On the unusual occasion when a Tribe game was televised, my mother would position her ironing board before the black-and-white in the living room; retrieve a plastic bag of dampened, rolled-up cotton shirts from the refrigerator; and, moving to the tempo of Sam McDowell mowing down opposing batters, set to ridding the world of wrinkles. At dusk, when her work was finished, she sat on the back porch, flanked by me and a cocker spaniel, with the voice of Jimmy Dudley continuing to float out of the kitchen and into the night.

In the 1980s, both my mother and I had more money and more leisure to indulge our interest in the game, but perhaps conditioned by years of baseball in the home, we still shied away from baseball immediate and direct. We liked our baseball domesticated, and we found it in spring training. Every March, although we lived two thousand miles apart, my mom and I would wend our separate ways to a reunion at the airport in Tucson, Arizona. From there, we'd drive to a small hotel about a fifteen-minute walk from Hi Corbett Field, then the home of the Tucson Toros and, for almost fifty years, site of spring training for the Cleveland Indians. Because the games were never crowded (unless the Cubs were in town), we could stand next to the three-foot fence along the third base line, talk to rookies eager for an audience, watch Bob Feller throw pitches on the sidelines, and bump into the assorted oddballs, flameouts, never-weres, and resilient toilers who populated Cleveland's roster during those years.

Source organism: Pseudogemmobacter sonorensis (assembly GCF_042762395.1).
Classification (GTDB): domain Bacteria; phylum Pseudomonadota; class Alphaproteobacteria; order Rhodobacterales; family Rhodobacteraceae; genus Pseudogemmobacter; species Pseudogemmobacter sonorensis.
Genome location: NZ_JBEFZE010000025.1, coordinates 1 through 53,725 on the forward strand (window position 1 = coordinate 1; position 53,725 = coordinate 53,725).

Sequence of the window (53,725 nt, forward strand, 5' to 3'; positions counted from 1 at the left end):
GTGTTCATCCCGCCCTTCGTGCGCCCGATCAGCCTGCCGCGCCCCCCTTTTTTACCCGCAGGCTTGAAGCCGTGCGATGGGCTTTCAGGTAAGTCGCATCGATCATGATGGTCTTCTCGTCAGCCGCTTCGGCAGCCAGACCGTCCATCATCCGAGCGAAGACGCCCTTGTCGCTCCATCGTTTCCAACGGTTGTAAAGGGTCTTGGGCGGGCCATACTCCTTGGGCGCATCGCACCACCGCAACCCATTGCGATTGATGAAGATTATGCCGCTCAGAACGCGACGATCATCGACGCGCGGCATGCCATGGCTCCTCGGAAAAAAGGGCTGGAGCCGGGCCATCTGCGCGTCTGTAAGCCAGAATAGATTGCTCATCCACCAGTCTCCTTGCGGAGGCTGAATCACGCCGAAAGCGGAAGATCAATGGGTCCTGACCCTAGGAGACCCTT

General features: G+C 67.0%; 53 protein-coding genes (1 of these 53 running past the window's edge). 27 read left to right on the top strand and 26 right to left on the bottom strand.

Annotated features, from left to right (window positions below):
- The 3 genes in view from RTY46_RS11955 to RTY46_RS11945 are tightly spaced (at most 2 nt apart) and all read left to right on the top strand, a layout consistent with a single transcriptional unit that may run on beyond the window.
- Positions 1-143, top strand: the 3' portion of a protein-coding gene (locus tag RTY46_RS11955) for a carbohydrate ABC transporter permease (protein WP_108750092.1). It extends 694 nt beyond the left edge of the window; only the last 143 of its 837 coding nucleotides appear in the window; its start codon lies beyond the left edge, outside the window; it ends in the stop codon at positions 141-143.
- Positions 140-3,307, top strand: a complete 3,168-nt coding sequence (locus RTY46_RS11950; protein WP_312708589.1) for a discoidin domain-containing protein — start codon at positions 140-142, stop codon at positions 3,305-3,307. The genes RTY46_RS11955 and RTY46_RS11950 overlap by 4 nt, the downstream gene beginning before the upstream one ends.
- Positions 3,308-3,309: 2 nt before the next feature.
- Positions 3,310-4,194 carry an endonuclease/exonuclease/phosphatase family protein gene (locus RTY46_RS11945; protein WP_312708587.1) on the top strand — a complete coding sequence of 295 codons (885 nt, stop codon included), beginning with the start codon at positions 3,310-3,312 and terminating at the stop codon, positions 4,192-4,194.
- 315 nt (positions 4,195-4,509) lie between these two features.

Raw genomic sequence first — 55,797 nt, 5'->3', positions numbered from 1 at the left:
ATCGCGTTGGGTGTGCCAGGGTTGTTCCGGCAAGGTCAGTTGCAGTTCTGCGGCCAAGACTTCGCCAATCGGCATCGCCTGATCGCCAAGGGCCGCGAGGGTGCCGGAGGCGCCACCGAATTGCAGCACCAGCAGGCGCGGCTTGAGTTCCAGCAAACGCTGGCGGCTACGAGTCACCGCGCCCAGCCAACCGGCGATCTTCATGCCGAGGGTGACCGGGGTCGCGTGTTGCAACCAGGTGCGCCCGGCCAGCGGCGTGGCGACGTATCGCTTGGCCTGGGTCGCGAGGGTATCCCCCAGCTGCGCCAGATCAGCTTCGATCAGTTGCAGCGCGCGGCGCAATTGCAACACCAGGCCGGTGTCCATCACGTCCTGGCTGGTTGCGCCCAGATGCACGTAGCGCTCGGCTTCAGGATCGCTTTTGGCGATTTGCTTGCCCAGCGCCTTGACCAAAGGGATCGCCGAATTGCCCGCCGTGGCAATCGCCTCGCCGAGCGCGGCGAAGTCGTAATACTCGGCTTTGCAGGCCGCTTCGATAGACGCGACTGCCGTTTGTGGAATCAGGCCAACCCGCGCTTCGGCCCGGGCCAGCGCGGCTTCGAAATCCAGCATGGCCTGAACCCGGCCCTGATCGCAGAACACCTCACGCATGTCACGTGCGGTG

My mother and I loved spring training for being baseball at its most human and forgiving. Spring training is when a rookie pitcher is allowed to give up ten runs before he is called to the showers; when, for fear of injury, superstars won't run too hard, throw too hard, or dive for a ball; when opposing teams agree to call a game if it is tied in extra innings; when it really, truly doesn't matter who wins or loses; when nothing much does matter except a few hours of good play in the sunshine.